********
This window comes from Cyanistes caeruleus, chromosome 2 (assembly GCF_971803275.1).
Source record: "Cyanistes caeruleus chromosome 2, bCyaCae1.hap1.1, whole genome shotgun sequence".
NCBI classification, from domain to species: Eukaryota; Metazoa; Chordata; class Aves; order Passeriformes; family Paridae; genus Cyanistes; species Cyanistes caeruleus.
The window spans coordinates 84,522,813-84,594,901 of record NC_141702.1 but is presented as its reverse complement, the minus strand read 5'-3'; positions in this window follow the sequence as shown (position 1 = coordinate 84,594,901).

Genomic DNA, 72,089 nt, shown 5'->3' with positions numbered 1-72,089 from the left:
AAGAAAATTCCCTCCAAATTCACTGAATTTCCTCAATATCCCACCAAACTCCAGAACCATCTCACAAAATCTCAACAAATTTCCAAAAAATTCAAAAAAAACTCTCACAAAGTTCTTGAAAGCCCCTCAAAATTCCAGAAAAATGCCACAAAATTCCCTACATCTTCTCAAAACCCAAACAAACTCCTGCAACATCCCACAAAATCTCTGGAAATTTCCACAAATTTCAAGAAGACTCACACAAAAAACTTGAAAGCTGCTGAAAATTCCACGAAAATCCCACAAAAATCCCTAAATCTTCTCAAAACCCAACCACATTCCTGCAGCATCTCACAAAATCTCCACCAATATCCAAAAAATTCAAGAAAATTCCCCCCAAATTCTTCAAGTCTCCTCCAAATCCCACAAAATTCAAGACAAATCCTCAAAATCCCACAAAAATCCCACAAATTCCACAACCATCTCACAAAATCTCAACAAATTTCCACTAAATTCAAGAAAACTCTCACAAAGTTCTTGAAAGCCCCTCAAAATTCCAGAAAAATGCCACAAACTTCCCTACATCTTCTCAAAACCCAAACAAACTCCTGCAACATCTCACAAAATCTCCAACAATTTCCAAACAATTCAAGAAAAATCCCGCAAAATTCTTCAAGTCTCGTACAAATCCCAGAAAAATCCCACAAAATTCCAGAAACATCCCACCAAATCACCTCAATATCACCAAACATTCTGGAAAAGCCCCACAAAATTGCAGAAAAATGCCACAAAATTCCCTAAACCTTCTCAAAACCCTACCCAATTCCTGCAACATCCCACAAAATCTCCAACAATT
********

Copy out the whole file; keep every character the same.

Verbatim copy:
This window comes from Cyanistes caeruleus, chromosome 2 (assembly GCF_971803275.1).
Source record: "Cyanistes caeruleus chromosome 2, bCyaCae1.hap1.1, whole genome shotgun sequence".
NCBI classification, from domain to species: Eukaryota; Metazoa; Chordata; class Aves; order Passeriformes; family Paridae; genus Cyanistes; species Cyanistes caeruleus.
The window spans coordinates 84,522,813-84,594,901 of record NC_141702.1 but is presented as its reverse complement, the minus strand read 5'-3'; positions in this window follow the sequence as shown (position 1 = coordinate 84,594,901).

Genomic DNA, 72,089 nt, shown 5'->3' with positions numbered 1-72,089 from the left:
AAGAAAATTCCCTCCAAATTCACTGAATTTCCTCAATATCCCACCAAACTCCAGAACCATCTCACAAAATCTCAACAAATTTCCAAAAAATTCAAAAAAAACTCTCACAAAGTTCTTGAAAGCCCCTCAAAATTCCAGAAAAATGCCACAAAATTCCCTACATCTTCTCAAAACCCAAACAAACTCCTGCAACATCCCACAAAATCTCTGGAAATTTCCACAAATTTCAAGAAGACTCACACAAAAAACTTGAAAGCTGCTGAAAATTCCACGAAAATCCCACAAAAATCCCTAAATCTTCTCAAAACCCAACCACATTCCTGCAGCATCTCACAAAATCTCCACCAATATCCAAAAAATTCAAGAAAATTCCCCCCAAATTCTTCAAGTCTCCTCCAAATCCCACAAAATTCAAGACAAATCCTCAAAATCCCACAAAAATCCCACAAATTCCACAACCATCTCACAAAATCTCAACAAATTTCCACTAAATTCAAGAAAACTCTCACAAAGTTCTTGAAAGCCCCTCAAAATTCCAGAAAAATGCCACAAACTTCCCTACATCTTCTCAAAACCCAAACAAACTCCTGCAACATCTCACAAAATCTCCAACAATTTCCAAACAATTCAAGAAAAATCCCGCAAAATTCTTCAAGTCTCGTACAAATCCCAGAAAAATCCCACAAAATTCCAGAAACATCCCACCAAATCACCTCAATATCACCAAACATTCTGGAAAAGCCCCACAAAATTGCAGAAAAATGCCACAAAATTCCCTAAACCTTCTCAAAACCCTACCCAATTCCTGCAACATCCCACAAAATCTCCAACAATT